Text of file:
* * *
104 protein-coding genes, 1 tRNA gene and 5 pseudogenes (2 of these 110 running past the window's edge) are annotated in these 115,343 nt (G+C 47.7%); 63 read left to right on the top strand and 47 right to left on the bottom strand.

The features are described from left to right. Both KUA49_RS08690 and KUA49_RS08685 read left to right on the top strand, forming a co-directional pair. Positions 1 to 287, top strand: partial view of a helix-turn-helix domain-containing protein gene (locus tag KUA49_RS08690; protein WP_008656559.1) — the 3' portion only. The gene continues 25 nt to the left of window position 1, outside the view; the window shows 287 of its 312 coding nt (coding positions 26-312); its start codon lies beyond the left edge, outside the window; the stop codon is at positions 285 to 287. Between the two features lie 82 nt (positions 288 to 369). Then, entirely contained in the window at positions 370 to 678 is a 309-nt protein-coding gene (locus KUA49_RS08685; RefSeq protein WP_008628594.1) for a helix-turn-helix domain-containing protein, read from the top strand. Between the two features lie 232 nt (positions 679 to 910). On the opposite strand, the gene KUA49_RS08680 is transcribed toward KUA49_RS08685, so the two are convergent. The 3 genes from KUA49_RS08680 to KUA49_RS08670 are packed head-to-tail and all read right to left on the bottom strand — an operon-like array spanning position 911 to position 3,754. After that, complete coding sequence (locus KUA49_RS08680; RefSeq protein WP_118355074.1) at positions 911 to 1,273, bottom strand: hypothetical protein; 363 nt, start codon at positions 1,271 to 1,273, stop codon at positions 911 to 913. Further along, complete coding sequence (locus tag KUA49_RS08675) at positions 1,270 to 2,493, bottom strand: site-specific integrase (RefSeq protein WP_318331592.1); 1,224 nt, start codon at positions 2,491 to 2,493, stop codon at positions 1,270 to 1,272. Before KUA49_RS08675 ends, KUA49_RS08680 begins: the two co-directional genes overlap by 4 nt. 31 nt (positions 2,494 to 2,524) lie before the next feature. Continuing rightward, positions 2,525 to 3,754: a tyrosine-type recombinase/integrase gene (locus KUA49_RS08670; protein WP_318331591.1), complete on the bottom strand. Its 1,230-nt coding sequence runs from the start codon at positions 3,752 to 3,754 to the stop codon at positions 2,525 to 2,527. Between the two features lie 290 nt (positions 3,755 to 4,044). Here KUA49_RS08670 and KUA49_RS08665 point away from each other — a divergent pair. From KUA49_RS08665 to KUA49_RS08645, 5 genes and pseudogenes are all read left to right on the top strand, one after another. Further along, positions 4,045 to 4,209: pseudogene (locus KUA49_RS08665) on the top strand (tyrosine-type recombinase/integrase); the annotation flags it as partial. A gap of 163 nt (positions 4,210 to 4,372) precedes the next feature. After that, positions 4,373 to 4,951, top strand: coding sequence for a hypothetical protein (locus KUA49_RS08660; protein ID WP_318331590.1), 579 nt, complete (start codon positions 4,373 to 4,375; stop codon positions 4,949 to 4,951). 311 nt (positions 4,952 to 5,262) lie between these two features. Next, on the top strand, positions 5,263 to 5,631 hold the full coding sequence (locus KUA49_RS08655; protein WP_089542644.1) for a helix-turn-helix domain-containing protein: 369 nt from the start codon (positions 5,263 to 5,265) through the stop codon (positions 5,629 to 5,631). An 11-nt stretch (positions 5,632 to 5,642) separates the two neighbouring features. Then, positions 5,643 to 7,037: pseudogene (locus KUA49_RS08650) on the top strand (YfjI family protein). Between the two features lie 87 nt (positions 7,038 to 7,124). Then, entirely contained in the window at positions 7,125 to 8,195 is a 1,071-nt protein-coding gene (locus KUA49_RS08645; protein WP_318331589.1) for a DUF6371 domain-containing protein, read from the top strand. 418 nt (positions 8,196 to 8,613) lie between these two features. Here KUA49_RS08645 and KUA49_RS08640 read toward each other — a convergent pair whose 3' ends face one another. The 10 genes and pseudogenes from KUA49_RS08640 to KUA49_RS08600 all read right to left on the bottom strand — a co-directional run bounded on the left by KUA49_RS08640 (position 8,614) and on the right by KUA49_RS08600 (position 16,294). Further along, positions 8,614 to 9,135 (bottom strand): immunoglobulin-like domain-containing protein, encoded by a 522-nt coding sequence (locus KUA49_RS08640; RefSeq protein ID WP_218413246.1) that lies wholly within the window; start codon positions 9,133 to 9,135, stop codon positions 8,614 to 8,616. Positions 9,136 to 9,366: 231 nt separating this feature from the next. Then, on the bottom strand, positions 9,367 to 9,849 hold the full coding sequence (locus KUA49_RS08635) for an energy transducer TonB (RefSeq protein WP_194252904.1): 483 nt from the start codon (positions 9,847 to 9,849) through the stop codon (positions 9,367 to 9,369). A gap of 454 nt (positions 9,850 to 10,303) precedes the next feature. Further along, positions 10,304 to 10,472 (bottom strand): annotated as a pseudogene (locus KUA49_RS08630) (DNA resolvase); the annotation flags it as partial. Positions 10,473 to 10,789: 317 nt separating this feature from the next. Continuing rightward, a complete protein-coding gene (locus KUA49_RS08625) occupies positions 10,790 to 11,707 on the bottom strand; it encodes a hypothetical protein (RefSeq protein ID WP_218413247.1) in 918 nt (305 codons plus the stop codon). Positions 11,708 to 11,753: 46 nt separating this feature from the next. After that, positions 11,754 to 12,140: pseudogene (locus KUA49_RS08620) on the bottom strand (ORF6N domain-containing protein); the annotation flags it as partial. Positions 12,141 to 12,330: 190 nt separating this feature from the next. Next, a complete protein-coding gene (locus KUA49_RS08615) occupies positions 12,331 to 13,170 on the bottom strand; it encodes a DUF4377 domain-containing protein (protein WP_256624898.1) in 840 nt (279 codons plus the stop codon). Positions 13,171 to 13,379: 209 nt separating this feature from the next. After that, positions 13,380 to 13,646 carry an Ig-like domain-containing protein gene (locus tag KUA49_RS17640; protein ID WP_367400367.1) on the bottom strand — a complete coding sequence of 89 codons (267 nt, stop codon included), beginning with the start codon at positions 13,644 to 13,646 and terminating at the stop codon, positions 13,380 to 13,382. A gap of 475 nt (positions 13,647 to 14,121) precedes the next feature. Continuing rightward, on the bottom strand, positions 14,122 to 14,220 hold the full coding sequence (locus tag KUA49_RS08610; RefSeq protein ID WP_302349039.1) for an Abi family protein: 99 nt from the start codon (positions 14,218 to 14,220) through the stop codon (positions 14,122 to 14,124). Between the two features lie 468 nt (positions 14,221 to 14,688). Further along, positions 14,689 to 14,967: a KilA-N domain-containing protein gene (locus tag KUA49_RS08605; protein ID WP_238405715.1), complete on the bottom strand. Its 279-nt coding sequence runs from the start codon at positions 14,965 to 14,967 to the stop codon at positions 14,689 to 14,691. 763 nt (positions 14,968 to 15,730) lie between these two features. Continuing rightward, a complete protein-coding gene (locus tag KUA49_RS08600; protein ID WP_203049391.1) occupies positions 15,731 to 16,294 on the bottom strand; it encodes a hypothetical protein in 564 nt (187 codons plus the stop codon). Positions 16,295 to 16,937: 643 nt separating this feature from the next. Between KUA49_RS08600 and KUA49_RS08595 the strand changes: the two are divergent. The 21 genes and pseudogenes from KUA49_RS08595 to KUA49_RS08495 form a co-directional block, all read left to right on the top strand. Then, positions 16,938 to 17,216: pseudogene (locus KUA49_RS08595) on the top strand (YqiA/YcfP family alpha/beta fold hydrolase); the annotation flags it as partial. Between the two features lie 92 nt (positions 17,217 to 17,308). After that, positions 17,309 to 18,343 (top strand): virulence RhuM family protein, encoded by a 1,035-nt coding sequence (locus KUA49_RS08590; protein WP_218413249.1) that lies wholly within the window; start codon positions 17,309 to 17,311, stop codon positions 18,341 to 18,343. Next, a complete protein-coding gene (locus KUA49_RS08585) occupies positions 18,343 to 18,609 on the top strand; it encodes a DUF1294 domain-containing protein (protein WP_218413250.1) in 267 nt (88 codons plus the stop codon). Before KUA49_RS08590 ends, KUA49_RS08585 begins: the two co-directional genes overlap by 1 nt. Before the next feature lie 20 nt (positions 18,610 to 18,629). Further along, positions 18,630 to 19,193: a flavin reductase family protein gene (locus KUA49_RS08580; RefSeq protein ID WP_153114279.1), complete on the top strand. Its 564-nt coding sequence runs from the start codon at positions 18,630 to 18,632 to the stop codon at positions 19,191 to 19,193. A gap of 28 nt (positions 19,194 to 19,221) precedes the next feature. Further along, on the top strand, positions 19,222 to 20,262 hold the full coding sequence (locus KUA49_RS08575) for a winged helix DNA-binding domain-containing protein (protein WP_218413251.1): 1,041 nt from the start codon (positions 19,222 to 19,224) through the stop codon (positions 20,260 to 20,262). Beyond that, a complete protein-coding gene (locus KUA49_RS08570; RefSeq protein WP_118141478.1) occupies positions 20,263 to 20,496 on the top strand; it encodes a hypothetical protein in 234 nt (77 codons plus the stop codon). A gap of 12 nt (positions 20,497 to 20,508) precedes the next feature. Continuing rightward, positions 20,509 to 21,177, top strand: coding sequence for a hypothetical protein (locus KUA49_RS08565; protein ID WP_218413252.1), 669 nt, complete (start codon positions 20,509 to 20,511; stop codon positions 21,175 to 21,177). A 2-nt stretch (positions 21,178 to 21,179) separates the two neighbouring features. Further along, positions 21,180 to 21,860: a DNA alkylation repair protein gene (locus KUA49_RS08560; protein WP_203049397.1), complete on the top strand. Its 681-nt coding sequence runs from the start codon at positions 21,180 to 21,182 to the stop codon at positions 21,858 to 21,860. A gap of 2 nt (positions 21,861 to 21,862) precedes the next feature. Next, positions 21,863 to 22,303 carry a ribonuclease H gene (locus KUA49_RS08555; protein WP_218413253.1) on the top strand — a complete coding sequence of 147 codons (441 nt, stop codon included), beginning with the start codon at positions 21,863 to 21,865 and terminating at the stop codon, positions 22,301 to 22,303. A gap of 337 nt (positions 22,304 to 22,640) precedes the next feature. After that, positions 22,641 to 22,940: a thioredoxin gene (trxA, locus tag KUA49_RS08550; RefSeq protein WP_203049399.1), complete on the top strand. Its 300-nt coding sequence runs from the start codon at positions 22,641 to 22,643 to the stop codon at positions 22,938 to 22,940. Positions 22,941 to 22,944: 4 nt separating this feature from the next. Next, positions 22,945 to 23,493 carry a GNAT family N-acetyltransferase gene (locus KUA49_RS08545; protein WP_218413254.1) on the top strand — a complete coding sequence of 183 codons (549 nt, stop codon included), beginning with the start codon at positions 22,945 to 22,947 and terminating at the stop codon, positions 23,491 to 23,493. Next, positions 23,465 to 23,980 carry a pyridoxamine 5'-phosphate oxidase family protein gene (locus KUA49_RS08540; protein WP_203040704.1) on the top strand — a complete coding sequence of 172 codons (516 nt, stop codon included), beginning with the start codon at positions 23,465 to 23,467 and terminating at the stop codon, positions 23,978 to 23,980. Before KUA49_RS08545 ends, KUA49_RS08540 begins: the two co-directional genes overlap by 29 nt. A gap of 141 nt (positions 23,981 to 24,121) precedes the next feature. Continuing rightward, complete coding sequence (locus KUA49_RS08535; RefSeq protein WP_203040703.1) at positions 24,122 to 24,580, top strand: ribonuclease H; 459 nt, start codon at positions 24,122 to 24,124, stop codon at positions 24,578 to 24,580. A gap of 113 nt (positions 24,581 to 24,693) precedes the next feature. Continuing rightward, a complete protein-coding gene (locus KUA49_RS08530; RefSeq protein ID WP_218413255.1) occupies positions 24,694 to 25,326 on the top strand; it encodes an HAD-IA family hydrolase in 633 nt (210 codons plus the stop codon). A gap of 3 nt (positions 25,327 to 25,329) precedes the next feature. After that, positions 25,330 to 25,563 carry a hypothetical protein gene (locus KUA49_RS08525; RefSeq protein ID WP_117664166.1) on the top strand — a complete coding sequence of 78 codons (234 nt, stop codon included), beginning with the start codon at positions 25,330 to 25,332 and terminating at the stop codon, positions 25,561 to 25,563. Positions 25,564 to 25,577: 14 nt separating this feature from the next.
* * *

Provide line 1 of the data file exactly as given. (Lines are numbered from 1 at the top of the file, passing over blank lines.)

104 protein-coding genes, 1 tRNA gene and 5 pseudogenes (2 of these 110 running past the window's edge) are annotated in these 115,343 nt (G+C 47.7%); 63 read left to right on the top strand and 47 right to left on the bottom strand.